Now we come to the post-crisis consensus. I’ll go through one version of it, and then through another one. We learned two main lessons from the crisis:

The first is that you can have stable inflation and a stable output gap, but things are not going well behind the---macroeconomic---scene. For example, tensions are building up in the financial sector, and financial instability eventually translates into major problems in terms of output and activity. This has led to a general consensus that the list of targets must now include financial stability, in addition to macroeconomic stability.

There is also agreement that the debate as it was framed pre-crisis – whether you should use the policy rate to try to achieve both macro and financial stability—was not the right debate. Basically, there is a whole set of instruments out there, not just the policy rate. There is no reason to rely only on the policy rate.

The second lesson is that the link between inflation stability and the output gap is probably much less tight than we pretended. In a number of countries, the behavior of inflation appears to have become increasingly divorced from the evolution of the output gap (This is clearly hard to prove, given that potential output and, by implication, the output gap are unobservable). If this is the case, then central bankers, when they care about macro stability, cannot be content just to keep inflation stable. They have to watch both inflation and the output gap, measured as best as they can. Nobody will watch the output gap for them.”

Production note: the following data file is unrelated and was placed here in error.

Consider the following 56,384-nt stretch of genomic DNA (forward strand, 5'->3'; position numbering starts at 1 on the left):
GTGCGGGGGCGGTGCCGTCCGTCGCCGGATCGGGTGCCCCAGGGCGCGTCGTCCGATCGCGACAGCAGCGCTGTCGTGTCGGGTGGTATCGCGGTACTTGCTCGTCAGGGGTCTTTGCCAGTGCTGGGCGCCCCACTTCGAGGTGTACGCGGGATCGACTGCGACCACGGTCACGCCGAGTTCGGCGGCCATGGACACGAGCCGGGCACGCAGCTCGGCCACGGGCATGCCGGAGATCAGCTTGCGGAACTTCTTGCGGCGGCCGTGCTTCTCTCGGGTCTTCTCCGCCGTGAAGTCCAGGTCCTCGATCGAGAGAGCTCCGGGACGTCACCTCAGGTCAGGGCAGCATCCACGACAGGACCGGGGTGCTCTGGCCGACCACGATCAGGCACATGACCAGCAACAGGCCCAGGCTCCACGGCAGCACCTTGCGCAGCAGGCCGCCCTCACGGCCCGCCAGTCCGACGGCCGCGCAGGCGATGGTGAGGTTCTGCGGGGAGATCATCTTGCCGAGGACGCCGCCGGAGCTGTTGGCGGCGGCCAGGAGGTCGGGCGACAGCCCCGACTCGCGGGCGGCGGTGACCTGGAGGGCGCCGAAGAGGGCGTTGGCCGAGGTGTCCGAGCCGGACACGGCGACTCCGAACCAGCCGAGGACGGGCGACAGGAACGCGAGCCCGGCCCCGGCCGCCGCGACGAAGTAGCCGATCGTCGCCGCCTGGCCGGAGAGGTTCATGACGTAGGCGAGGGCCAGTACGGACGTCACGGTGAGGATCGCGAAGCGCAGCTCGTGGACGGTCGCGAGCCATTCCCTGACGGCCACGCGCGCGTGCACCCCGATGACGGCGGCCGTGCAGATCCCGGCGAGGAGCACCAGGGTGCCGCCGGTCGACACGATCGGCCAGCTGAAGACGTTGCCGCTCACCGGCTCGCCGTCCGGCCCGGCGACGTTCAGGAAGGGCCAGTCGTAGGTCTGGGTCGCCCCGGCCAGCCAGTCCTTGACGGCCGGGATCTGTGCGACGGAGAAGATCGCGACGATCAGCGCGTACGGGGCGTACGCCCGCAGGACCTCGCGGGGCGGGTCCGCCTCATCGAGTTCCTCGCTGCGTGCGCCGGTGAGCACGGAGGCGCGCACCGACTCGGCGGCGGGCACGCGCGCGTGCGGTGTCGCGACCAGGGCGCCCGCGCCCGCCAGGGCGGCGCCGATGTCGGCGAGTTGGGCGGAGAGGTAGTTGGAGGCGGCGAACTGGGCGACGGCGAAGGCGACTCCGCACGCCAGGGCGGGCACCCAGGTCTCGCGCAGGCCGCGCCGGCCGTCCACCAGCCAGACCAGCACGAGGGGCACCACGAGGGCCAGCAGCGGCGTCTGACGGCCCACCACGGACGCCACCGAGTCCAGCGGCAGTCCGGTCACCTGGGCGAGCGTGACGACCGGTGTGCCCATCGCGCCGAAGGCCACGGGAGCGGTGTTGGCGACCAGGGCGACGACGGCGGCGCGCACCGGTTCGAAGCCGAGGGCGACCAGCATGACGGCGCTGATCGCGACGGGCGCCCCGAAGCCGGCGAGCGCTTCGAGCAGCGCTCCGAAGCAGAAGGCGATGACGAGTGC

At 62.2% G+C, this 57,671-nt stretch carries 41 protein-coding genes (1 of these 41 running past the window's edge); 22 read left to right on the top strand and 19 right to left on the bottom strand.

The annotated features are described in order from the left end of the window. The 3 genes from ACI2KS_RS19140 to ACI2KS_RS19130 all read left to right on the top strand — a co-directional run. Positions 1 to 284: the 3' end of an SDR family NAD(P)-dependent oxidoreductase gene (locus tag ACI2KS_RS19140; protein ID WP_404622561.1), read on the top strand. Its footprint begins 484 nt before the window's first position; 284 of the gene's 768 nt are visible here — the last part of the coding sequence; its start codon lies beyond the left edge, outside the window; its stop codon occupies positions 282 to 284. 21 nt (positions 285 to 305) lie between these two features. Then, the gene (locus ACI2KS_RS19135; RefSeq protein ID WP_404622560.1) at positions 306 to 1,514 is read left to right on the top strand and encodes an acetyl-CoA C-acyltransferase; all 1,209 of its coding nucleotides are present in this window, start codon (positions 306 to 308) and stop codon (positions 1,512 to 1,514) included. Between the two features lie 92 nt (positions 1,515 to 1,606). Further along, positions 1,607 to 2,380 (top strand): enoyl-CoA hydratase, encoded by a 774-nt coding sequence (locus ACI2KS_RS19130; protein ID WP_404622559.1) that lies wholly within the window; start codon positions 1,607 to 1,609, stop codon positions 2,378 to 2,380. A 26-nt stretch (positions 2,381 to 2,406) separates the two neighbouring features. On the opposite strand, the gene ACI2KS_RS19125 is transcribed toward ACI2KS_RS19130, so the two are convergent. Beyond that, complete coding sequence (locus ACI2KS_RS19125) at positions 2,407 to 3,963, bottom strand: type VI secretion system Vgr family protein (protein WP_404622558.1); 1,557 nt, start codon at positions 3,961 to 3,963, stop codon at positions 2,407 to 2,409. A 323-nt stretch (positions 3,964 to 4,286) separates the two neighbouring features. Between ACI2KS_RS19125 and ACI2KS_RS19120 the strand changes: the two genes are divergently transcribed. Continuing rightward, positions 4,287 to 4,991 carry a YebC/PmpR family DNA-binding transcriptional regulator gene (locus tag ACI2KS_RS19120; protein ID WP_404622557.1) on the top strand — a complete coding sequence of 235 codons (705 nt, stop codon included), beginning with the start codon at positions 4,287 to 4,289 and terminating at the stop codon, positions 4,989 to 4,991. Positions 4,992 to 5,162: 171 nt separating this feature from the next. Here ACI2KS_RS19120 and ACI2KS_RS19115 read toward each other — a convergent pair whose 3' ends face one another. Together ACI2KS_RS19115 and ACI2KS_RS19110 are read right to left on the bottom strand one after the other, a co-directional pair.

end quote

Given the concerns from some very senior most academics of the very senior most institutions of international high finance that in international trade agreements investor state commercial contract laws of corporations is undermining common law social protections of societies – I think the sooner the better that New Zealand's politicians – bureaucrats and media start looking into the obvious shortcomings of New Zealand's current money system structures or the honest citizens and businesses of legitimate enterprise outside of criminal high finance are going to be reduced to peasant tenantry in their own land.

Joseph E. Stiglitz - 2001 Nobel Laureate of Economics and former World Bank Chief Economist – about the Trans-Pacific Partnership Trade Agreement between 12 Pacific Rim nations currently being negotiated in secret behind closed doors;

Joseph Stiglitz March 15, 2014 - On the Wrong Side of Globalization;